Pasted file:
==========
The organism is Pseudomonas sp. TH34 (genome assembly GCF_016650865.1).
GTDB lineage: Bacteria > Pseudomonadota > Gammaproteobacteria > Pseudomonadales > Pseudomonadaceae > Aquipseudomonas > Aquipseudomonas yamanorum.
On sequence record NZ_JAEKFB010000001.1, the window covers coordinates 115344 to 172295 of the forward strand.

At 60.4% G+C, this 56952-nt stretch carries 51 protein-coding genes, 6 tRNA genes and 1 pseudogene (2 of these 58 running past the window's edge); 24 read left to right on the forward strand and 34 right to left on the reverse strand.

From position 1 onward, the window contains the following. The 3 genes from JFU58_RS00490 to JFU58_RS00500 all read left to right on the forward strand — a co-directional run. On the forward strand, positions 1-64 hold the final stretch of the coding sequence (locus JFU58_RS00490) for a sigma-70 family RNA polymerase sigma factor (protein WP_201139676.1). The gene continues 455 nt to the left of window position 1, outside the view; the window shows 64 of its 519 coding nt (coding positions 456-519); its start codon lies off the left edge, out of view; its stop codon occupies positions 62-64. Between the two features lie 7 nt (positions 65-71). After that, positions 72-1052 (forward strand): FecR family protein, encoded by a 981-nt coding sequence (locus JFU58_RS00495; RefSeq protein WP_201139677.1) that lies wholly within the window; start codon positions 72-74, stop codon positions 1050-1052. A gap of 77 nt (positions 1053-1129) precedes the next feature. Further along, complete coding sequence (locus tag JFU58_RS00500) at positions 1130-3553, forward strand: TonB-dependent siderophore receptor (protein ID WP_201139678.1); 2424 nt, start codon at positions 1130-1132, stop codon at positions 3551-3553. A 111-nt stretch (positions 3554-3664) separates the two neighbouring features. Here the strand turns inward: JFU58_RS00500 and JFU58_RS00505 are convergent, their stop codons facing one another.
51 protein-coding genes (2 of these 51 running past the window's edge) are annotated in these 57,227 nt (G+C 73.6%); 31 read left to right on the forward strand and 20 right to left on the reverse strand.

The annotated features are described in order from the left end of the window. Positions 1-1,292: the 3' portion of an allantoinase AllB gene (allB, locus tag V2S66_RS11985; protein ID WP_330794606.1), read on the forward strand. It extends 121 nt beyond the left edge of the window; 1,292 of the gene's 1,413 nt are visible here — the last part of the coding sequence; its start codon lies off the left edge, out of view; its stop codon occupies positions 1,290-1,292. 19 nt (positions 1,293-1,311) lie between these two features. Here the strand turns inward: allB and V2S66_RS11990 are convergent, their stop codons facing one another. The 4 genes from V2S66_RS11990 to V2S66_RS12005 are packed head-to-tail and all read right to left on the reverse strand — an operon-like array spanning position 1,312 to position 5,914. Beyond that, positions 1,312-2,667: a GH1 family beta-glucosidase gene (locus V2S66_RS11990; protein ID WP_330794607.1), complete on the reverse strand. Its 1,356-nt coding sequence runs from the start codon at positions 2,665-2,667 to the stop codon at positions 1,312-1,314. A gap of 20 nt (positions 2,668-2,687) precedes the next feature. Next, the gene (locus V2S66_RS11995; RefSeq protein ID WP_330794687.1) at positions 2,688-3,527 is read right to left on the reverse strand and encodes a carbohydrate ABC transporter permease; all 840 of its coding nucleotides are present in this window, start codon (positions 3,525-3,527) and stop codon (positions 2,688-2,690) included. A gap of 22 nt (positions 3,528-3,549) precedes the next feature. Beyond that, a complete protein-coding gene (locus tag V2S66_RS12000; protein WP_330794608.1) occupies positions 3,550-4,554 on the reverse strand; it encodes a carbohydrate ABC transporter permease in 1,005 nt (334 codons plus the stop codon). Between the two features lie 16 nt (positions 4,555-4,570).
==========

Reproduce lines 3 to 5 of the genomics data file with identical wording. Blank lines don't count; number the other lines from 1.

On sequence record NZ_JAEKFB010000001.1, the window covers coordinates 115344 to 172295 of the forward strand.

At 60.4% G+C, this 56952-nt stretch carries 51 protein-coding genes, 6 tRNA genes and 1 pseudogene (2 of these 58 running past the window's edge); 24 read left to right on the forward strand and 34 right to left on the reverse strand.

From position 1 onward, the window contains the following. The 3 genes from JFU58_RS00490 to JFU58_RS00500 all read left to right on the forward strand — a co-directional run. On the forward strand, positions 1-64 hold the final stretch of the coding sequence (locus JFU58_RS00490) for a sigma-70 family RNA polymerase sigma factor (protein WP_201139676.1). The gene continues 455 nt to the left of window position 1, outside the view; the window shows 64 of its 519 coding nt (coding positions 456-519); its start codon lies off the left edge, out of view; its stop codon occupies positions 62-64. Between the two features lie 7 nt (positions 65-71). After that, positions 72-1052 (forward strand): FecR family protein, encoded by a 981-nt coding sequence (locus JFU58_RS00495; RefSeq protein WP_201139677.1) that lies wholly within the window; start codon positions 72-74, stop codon positions 1050-1052. A gap of 77 nt (positions 1053-1129) precedes the next feature. Further along, complete coding sequence (locus tag JFU58_RS00500) at positions 1130-3553, forward strand: TonB-dependent siderophore receptor (protein ID WP_201139678.1); 2424 nt, start codon at positions 1130-1132, stop codon at positions 3551-3553. A 111-nt stretch (positions 3554-3664) separates the two neighbouring features. Here the strand turns inward: JFU58_RS00500 and JFU58_RS00505 are convergent, their stop codons facing one another.